Consistent with former § 10.37, the final regulations provide that a practitioner must not, in evaluating a Federal tax matter, take into account the possibility that a tax return will not be audited or that an issue will not be raised on audit. Although commenters agreed with the retention of this rule, one commenter expressed concern that stating this rule only in the context of written advice improperly sends the message that oral advice could take audit risk into account. Treasury and the IRS agree that audit risk should not be considered by practitioners in the course of advising a client on a Federal tax matter, regardless of the form in which the advice is given. Because § 10.37 addresses only written advice, Treasury and the IRS do not believe that the rule barring consideration of the possibility that a return or issue will be audited when giving written advice suggests that it may be considered when giving oral advice. Therefore, no change is made to § 10.37 in response to the comment.

Proposed § 10.37 sought to eliminate the provision in the former regulations that prohibits a practitioner from taking into account the possibility that an issue will be resolved through settlement if raised when giving written advice evaluating a Federal tax matter. Treasury and the IRS concluded that the former rule may have unduly restricted the ability of a practitioner to provide comprehensive written advice because the existence or nonexistence of legitimate hazards that may make settlement more or less likely may be a material issue for which the practitioner has an obligation to inform the client. Commenters agreed that this amendment is appropriate, and the final regulations retain it.

4. Standard for Significant Purpose Transactions

The proposed regulations provided that the IRS will apply a heightened standard of review to determine whether a practitioner has satisfied the written advice standards when the practitioner knows or has reason to know that the written advice will be used in promoting, marketing, or recommending an investment plan or arrangement a significant purpose of which is the avoidance or evasion of any tax imposed by the Code. Some commenters expressed concern that the term “heightened standard of review” was too vague and requested that Treasury and the IRS provide detailed rules and examples with respect to application of a heightened standard of review in these cases. The final regulations clarify in § 10.37(c)(2) that the Commissioner, or delegate, will apply a reasonable practitioner standard that considers all facts and circumstances with an emphasis given to the additional risk associated with the practitioner's lack of knowledge of the taxpayer's particular circumstances.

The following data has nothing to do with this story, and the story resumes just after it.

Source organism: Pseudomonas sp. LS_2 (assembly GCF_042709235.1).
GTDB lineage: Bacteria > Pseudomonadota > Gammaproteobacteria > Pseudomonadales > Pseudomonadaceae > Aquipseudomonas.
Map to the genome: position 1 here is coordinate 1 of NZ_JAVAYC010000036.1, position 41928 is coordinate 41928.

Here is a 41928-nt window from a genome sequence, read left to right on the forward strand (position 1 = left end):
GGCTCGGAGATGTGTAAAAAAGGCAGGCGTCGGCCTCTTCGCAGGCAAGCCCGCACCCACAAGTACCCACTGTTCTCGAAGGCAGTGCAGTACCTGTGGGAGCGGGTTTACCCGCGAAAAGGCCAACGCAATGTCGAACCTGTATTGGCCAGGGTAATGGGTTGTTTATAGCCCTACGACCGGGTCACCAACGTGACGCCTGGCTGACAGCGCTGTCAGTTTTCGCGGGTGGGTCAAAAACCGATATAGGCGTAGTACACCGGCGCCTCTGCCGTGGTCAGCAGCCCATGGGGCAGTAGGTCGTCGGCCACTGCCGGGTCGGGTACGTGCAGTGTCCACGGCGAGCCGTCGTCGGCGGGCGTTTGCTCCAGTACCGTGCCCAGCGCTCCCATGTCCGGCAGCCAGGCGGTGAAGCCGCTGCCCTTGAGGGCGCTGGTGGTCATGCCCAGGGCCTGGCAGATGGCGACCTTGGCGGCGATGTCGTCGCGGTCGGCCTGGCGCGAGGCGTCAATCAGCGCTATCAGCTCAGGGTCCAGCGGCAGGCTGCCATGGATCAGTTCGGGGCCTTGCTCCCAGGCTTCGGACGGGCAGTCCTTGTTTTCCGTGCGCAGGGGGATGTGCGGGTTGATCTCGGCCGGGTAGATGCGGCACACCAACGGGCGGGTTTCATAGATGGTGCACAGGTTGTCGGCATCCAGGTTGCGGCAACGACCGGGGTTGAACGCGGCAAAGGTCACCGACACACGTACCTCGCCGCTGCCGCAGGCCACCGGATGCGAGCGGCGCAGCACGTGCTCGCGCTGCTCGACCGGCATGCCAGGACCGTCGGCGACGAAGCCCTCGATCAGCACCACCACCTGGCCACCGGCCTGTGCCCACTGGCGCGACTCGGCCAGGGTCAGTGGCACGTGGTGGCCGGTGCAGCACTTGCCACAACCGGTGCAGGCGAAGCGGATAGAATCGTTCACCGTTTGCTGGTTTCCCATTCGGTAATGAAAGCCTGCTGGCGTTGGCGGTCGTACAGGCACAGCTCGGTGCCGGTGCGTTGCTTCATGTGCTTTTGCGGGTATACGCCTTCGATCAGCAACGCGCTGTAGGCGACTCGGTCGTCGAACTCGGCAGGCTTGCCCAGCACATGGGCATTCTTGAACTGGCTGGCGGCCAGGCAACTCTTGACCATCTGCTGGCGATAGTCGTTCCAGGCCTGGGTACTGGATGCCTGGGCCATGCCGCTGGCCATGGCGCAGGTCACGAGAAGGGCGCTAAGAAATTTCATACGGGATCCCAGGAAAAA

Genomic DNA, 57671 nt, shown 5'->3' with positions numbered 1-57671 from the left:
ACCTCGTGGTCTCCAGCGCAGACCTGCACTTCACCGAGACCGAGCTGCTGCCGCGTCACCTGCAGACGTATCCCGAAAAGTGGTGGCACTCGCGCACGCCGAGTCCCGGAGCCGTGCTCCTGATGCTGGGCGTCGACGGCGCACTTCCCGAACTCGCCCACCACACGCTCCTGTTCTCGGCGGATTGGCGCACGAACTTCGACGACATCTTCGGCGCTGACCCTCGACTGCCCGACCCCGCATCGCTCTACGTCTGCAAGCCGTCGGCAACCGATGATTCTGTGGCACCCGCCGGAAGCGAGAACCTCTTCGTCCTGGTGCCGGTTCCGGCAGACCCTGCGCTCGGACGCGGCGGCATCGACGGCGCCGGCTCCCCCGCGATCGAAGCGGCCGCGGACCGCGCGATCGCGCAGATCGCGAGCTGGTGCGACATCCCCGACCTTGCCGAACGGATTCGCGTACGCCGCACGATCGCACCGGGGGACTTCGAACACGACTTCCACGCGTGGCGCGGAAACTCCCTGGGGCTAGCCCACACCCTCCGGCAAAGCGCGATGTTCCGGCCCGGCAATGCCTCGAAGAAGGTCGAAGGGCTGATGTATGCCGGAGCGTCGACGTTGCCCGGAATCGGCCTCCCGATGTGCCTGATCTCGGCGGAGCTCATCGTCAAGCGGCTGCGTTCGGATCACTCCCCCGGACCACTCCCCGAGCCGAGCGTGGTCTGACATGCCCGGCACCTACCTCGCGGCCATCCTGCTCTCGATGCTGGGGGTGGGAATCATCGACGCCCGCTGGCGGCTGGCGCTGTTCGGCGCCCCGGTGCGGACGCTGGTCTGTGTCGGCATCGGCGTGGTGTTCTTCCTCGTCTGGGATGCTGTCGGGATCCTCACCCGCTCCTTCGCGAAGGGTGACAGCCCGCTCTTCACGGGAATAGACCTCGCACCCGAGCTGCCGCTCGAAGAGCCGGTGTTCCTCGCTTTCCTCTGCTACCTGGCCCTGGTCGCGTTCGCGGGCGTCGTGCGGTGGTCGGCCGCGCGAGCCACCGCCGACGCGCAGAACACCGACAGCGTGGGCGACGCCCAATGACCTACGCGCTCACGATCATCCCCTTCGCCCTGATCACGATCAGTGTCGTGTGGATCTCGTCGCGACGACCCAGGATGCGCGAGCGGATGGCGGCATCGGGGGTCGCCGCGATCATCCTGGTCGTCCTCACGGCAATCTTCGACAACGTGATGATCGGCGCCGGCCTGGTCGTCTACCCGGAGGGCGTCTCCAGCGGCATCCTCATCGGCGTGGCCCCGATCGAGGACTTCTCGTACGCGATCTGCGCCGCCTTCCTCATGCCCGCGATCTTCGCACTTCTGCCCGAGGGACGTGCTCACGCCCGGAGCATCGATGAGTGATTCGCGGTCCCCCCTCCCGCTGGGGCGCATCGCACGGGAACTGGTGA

5. Reliance on Professionals

Proposed § 10.37(b) addressed a practitioner's reliance on the advice of another practitioner. Commenters asked whether the standards in § 10.37(b) should apply to a practitioner's reliance on advice from an appraiser or other individual not described as a practitioner in §§ 10.2 and 10.3 of Circular 230. Treasury and the IRS have determined that the provisions of § 10.37(b) should apply to a practitioner who relies on advice from any other person, including appraisers and other individuals not defined as practitioners under Circular 230. Final § 10.37(b), therefore, reflects that the standards apply to a practitioner relying on advice from another person. This reliance provision in the final regulations is consistent with reliance standards in current §§ 10.22 and 10.34(d), and former § 10.35(d). Commenters also requested special rules for reliance on certain professionals, but Treasury and the IRS have determined that the same standards should apply to all advice upon which a practitioner relies, bearing in mind that the reasonable practitioner standard under § 10.37(c) will be applied considering all facts and circumstances.

Proposed § 10.37(b)(1)-(3) provided that reliance is not reasonable when the practitioner “knows or should know” that the opinion of the other person should not be relied on, the other person is not competent to provide the advice, or the other person has a conflict of interest. Commenters suggested that the reliance provisions in proposed § 10.37(b)(1)-(3) be revised to use a “knows or reasonably should know standard.” Treasury and the IRS agree. Accordingly, the final regulations revise § 10.37(b)(1)-(3) to prohibit reliance when the practitioner “knows or reasonably should know” that the advice is disqualified as specified in each provision. The standard in final § 10.37(a) for reliance on representations also has been amended in a consistent manner.